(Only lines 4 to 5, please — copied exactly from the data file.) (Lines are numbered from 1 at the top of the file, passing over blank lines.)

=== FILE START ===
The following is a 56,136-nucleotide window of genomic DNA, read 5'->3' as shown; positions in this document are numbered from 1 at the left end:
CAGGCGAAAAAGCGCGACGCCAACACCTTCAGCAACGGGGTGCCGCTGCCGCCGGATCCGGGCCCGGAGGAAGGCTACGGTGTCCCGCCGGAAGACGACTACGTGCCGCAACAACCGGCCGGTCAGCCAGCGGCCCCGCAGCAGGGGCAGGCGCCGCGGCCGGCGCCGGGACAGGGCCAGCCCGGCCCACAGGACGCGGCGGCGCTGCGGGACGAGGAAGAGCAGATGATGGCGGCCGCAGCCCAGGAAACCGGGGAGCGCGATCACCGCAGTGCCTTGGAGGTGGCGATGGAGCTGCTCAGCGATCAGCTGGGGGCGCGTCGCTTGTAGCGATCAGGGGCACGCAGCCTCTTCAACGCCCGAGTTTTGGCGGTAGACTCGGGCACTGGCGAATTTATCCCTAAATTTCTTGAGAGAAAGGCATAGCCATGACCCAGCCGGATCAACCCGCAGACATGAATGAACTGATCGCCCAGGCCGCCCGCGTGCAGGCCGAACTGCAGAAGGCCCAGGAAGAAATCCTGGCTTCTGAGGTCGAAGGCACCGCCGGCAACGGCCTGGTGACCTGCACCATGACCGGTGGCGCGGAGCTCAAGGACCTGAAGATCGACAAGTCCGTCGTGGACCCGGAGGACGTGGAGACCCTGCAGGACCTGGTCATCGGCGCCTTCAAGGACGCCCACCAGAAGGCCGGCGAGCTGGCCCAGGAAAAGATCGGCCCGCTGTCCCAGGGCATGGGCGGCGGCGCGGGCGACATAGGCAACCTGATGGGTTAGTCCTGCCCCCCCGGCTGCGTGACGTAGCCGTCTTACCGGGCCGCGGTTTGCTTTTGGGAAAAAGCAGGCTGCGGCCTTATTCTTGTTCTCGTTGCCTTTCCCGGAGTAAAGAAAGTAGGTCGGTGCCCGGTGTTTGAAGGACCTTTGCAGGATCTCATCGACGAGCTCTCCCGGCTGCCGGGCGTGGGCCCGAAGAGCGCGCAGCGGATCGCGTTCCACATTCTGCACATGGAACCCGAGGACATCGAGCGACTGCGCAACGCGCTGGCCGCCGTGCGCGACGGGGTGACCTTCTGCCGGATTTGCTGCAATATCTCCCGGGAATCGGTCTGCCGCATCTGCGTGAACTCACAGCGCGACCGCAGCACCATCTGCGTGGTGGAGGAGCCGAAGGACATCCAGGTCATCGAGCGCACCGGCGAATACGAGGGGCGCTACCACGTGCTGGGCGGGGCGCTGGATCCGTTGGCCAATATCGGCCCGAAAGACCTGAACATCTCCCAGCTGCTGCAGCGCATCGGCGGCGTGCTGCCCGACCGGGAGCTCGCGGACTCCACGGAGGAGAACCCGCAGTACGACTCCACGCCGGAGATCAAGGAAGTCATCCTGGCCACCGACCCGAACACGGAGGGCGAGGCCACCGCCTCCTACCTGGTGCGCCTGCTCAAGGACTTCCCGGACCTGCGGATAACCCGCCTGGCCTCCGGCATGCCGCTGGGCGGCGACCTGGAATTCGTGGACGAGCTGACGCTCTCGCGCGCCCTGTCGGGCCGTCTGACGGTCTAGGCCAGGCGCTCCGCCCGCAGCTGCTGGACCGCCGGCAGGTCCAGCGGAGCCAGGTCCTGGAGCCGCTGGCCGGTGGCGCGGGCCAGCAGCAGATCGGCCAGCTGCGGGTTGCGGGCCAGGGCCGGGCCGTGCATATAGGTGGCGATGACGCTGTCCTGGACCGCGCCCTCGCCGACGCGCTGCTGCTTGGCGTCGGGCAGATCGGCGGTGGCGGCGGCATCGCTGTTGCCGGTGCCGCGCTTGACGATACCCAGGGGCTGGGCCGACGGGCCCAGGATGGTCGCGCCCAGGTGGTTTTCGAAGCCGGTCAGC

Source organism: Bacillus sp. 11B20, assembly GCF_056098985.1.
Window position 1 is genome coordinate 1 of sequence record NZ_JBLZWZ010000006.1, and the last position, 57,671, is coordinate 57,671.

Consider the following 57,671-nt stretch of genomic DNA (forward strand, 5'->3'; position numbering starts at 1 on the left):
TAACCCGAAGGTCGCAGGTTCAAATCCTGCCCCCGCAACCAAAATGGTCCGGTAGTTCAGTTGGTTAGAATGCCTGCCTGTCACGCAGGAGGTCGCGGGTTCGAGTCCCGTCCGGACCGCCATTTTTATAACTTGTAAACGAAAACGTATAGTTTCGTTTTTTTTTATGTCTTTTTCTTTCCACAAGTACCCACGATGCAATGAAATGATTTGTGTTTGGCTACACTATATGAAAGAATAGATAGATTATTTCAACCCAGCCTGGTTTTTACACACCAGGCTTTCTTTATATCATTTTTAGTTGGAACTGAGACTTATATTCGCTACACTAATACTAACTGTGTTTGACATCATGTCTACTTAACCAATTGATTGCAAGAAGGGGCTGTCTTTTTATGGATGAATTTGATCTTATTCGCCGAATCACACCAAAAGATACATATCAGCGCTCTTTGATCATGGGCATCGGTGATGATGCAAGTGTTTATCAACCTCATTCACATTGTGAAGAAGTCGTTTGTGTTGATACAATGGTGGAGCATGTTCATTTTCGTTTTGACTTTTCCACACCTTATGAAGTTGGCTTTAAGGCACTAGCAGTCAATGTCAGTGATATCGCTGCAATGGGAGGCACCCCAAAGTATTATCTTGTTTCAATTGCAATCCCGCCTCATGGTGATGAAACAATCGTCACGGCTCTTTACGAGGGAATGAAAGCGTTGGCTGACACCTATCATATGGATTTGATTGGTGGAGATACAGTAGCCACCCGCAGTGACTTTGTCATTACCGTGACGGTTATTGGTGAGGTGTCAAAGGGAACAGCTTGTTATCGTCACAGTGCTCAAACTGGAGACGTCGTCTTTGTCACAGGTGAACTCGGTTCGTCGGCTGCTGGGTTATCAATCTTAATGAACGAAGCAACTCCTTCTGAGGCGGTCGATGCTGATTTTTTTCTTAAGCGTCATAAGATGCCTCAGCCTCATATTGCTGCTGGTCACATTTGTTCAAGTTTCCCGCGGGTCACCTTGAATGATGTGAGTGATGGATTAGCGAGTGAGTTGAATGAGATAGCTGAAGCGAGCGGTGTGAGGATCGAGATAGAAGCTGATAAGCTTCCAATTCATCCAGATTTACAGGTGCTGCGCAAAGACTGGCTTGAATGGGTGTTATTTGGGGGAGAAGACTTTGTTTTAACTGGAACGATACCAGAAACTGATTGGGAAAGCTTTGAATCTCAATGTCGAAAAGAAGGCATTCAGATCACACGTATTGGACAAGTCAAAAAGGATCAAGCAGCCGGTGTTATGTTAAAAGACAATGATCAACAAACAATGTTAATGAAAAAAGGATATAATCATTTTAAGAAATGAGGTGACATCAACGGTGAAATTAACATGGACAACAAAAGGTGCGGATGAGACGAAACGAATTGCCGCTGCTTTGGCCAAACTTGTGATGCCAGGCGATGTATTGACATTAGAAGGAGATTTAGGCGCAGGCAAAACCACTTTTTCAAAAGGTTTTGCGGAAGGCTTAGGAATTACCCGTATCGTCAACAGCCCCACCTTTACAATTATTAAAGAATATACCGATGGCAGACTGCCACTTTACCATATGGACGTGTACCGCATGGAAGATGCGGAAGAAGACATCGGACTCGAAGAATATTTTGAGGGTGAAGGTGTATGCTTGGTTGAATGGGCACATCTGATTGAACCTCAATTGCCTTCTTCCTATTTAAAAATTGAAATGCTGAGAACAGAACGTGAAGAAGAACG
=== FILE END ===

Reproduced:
Window position 1 is genome coordinate 1 of sequence record NZ_JBLZWZ010000006.1, and the last position, 57,671, is coordinate 57,671.

Consider the following 57,671-nt stretch of genomic DNA (forward strand, 5'->3'; position numbering starts at 1 on the left):